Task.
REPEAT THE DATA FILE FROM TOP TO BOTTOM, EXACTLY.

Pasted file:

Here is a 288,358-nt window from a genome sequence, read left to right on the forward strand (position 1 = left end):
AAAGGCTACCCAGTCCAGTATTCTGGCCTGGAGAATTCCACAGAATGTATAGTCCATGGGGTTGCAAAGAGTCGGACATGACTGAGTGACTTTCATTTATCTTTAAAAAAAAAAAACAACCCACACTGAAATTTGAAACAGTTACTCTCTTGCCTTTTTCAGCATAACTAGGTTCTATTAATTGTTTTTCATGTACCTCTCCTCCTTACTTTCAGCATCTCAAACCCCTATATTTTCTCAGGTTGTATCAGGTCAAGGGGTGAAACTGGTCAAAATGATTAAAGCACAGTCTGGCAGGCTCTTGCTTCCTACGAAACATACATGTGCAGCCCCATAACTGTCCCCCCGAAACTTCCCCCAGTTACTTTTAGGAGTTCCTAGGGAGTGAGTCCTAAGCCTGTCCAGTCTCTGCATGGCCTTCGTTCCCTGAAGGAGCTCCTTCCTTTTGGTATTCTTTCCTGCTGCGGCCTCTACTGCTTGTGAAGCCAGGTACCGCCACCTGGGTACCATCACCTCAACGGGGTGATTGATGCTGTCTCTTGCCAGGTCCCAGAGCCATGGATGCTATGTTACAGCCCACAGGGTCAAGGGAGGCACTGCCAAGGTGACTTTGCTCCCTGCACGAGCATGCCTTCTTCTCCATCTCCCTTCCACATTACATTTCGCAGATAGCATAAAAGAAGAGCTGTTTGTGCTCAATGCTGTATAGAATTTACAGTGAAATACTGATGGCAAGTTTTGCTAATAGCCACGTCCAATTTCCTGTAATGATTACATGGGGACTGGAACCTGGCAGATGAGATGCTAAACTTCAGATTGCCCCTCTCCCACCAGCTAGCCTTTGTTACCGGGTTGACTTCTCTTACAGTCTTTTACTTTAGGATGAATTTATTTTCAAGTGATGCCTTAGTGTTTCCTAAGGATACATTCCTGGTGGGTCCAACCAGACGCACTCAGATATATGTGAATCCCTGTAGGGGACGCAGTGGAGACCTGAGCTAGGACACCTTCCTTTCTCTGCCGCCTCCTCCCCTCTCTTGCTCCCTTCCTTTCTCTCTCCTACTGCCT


Here is a 288,358-nt window from a genome sequence, read left to right on the forward strand (position 1 = left end):
AAAGGCTACCCAGTCCAGTATTCTGGCCTGGAGAATTCCACAGAATGTATAGTCCATGGGGTTGCAAAGAGTCGGACATGACTGAGTGACTTTCATTTATCTTTAAAAAAAAAAAACAACCCACACTGAAATTTGAAACAGTTACTCTCTTGCCTTTTTCAGCATAACTAGGTTCTATTAATTGTTTTTCATGTACCTCTCCTCCTTACTTTCAGCATCTCAAACCCCTATATTTTCTCAGGTTGTATCAGGTCAAGGGGTGAAACTGGTCAAAATGATTAAAGCACAGTCTGGCAGGCTCTTGCTTCCTACGAAACATACATGTGCAGCCCCATAACTGTCCCCCCGAAACTTCCCCCAGTTACTTTTAGGAGTTCCTAGGGAGTGAGTCCTAAGCCTGTCCAGTCTCTGCATGGCCTTCGTTCCCTGAAGGAGCTCCTTCCTTTTGGTATTCTTTCCTGCTGCGGCCTCTACTGCTTGTGAAGCCAGGTACCGCCACCTGGGTACCATCACCTCAACGGGGTGATTGATGCTGTCTCTTGCCAGGTCCCAGAGCCATGGATGCTATGTTACAGCCCACAGGGTCAAGGGAGGCACTGCCAAGGTGACTTTGCTCCCTGCACGAGCATGCCTTCTTCTCCATCTCCCTTCCACATTACATTTCGCAGATAGCATAAAAGAAGAGCTGTTTGTGCTCAATGCTGTATAGAATTTACAGTGAAATACTGATGGCAAGTTTTGCTAATAGCCACGTCCAATTTCCTGTAATGATTACATGGGGACTGGAACCTGGCAGATGAGATGCTAAACTTCAGATTGCCCCTCTCCCACCAGCTAGCCTTTGTTACCGGGTTGACTTCTCTTACAGTCTTTTACTTTAGGATGAATTTATTTTCAAGTGATGCCTTAGTGTTTCCTAAGGATACATTCCTGGTGGGTCCAACCAGACGCACTCAGATATATGTGAATCCCTGTAGGGGACGCAGTGGAGACCTGAGCTAGGACACCTTCCTTTCTCTGCCGCCTCCTCCCCTCTCTTGCTCCCTTCCTTTCTCTCTCCTACTGCCT